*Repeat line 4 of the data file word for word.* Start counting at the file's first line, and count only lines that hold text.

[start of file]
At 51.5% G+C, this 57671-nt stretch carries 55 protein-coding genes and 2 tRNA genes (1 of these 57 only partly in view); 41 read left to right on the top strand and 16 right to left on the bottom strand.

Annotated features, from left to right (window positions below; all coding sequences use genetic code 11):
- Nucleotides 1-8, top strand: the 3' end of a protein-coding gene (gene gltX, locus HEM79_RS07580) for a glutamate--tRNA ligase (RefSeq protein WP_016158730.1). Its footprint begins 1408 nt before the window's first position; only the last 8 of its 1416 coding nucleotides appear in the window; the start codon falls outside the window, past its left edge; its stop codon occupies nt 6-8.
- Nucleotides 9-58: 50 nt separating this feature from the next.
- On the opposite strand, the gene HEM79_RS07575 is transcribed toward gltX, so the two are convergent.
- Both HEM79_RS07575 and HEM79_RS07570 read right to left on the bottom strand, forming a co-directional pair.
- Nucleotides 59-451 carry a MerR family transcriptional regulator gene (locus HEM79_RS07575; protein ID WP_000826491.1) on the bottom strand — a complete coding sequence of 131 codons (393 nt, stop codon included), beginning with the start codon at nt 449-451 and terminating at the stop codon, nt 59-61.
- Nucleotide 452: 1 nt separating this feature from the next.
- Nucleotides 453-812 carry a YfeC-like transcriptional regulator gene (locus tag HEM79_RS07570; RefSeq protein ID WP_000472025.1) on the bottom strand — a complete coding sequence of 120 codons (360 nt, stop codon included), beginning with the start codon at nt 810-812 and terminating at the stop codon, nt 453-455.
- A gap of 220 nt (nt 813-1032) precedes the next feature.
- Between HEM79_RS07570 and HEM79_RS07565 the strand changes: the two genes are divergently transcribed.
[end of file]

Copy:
- Nucleotides 9-58: 50 nt separating this feature from the next.